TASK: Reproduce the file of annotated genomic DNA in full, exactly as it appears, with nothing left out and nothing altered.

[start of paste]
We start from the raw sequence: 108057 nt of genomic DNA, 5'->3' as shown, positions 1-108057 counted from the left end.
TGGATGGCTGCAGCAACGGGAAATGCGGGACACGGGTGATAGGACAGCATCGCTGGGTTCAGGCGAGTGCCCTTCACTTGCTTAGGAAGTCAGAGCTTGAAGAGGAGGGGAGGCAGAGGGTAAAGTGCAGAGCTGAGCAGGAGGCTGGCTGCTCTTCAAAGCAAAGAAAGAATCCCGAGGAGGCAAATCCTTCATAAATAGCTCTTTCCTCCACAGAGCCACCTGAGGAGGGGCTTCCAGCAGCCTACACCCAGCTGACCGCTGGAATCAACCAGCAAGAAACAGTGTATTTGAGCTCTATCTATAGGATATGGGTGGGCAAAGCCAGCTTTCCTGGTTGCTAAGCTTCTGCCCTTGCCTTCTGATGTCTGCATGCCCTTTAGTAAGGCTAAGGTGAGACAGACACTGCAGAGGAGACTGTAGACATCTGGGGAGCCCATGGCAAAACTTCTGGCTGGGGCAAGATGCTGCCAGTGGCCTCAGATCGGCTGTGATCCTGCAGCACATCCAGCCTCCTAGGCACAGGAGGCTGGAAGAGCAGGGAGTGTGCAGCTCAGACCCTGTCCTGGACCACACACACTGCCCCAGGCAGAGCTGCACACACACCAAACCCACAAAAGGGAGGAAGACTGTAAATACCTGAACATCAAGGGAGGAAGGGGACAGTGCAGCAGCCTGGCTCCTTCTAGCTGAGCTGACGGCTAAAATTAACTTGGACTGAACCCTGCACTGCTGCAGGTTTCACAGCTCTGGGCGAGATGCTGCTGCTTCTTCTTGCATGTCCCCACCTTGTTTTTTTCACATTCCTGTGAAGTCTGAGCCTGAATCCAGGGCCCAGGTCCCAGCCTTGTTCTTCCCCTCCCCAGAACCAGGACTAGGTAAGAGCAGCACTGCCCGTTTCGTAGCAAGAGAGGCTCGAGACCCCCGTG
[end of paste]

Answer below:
We start from the raw sequence: 108057 nt of genomic DNA, 5'->3' as shown, positions 1-108057 counted from the left end.
TGGATGGCTGCAGCAACGGGAAATGCGGGACACGGGTGATAGGACAGCATCGCTGGGTTCAGGCGAGTGCCCTTCACTTGCTTAGGAAGTCAGAGCTTGAAGAGGAGGGGAGGCAGAGGGTAAAGTGCAGAGCTGAGCAGGAGGCTGGCTGCTCTTCAAAGCAAAGAAAGAATCCCGAGGAGGCAAATCCTTCATAAATAGCTCTTTCCTCCACAGAGCCACCTGAGGAGGGGCTTCCAGCAGCCTACACCCAGCTGACCGCTGGAATCAACCAGCAAGAAACAGTGTATTTGAGCTCTATCTATAGGATATGGGTGGGCAAAGCCAGCTTTCCTGGTTGCTAAGCTTCTGCCCTTGCCTTCTGATGTCTGCATGCCCTTTAGTAAGGCTAAGGTGAGACAGACACTGCAGAGGAGACTGTAGACATCTGGGGAGCCCATGGCAAAACTTCTGGCTGGGGCAAGATGCTGCCAGTGGCCTCAGATCGGCTGTGATCCTGCAGCACATCCAGCCTCCTAGGCACAGGAGGCTGGAAGAGCAGGGAGTGTGCAGCTCAGACCCTGTCCTGGACCACACACACTGCCCCAGGCAGAGCTGCACACACACCAAACCCACAAAAGGGAGGAAGACTGTAAATACCTGAACATCAAGGGAGGAAGGGGACAGTGCAGCAGCCTGGCTCCTTCTAGCTGAGCTGACGGCTAAAATTAACTTGGACTGAACCCTGCACTGCTGCAGGTTTCACAGCTCTGGGCGAGATGCTGCTGCTTCTTCTTGCATGTCCCCACCTTGTTTTTTTCACATTCCTGTGAAGTCTGAGCCTGAATCCAGGGCCCAGGTCCCAGCCTTGTTCTTCCCCTCCCCAGAACCAGGACTAGGTAAGAGCAGCACTGCCCGTTTCGTAGCAAGAGAGGCTCGAGACCCCCGTG